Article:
The opinions expressed here are the personal opinions of Terry Chay. Content published here is not read or approved by Plaxo before it is posted and does not necessarily represent the views and opinions of Plaxo.
Today I signed into my Plaxo account and was met with a pleasant surprise:
The new thing that wasn’t here before is that you can theoretically use your AIM account to sign into Plaxo. (I say “theoretically” because you have to link your Plaxo account to your AIM account and this can’t be done yet.)
I know most of you are thinking, “Well he makes the damn website so of course he knew this,” but the reality is that I’m not involved with the Plaxo-AOL deal, have not coded this new log in screen, and had only given one suggestion for the log-in screen.
I bring this up because it is a really good page.
Update: The AOL/AIM binding/login stuff is now live to coincide with the beta 6 release of Triton. You can now bind your AIM account to your Plaxo one.
Also, Joseph and Huy have added more NLP madness in the Plaxo login. It’s now super smart.
Flickr merged sign-in
To understand why I like the way Plaxo has done the sign-in page, it is important to compare it to the standard way of handling merged sign-ins. A wonderful recent example is Flickr. Flickr was bought out by Yahoo! and are in the process of merging the accounts. While in the future there will be only a single sign-on, currently old users can log in using their Flickr account while new users (or those that have merged accounts) can use their Yahoo! sign in.
Here is the new Flickr sign-in page:
Sure, it has a nice mouseover, but why do I have to go through this extra screen just to log in? In fact, why is so much screen real estate devoted to telling you information that you need only discover the first time—which area you should click? This UI is not worthy of them. Yes I realize that this isn’t why some people are irrationally hating the impending Flickr-Yahoo merger but this page actually bothers me quite a bit because I rarely leave myself logged in to Flickr and have to go through this screen all the time.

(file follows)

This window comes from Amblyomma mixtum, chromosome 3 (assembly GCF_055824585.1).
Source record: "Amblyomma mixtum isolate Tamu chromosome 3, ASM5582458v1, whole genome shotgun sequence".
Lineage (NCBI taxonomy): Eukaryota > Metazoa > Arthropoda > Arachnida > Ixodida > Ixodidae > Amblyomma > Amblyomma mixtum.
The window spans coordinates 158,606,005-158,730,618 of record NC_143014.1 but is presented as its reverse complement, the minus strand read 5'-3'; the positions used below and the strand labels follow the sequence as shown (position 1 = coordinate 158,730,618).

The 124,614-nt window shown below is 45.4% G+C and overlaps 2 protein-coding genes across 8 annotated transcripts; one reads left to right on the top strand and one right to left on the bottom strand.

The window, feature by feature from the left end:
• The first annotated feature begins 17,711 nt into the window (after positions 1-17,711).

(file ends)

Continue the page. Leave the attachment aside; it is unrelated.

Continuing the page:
Why Plaxo’s merged sign-in is nicer
Compare this to Plaxo’s sign-in. Besides the obvious difference that the Plaxo sign-in forces you to go through their secure-server. When you click on the “AIM Screen Name” radio button switches the fields “E-mail address” and “Password” to “Screen Name” and “AIM Password.” There is also an easter-egg where if you type in something that is obviously a screen name (i.e. you didn’t create your AIM account via Apple’s Mac.com system), it will transparently log you in to Plaxo using your AIM screen name as the account even if you forget to switch the radio to “AIM Screen Name.” Now that’s some good UI.
I know that perhaps a bit of this is beyond Flickr’s control. Yahoo’s single sign-on system requires that everything be filtered through their servers and there are some domain cookie issues to navigate. But on the other hand, I expect that it isn’t any harder than what Plaxo does with AOL so I like it when the product designers and engineers here at work go the extra mile to make the experience seamless.
What my suggestion was
This merged sign-in idea isn’t unique to Plaxo. Apple’s iTunes has a similar use-case when you try to use the iTunes Music Store.
If you mouse over the image you will notice that the example text and the label for the first text box changes.
(I’ll ping this article when I find out that you can link your Plaxo account to your AIM screen name.)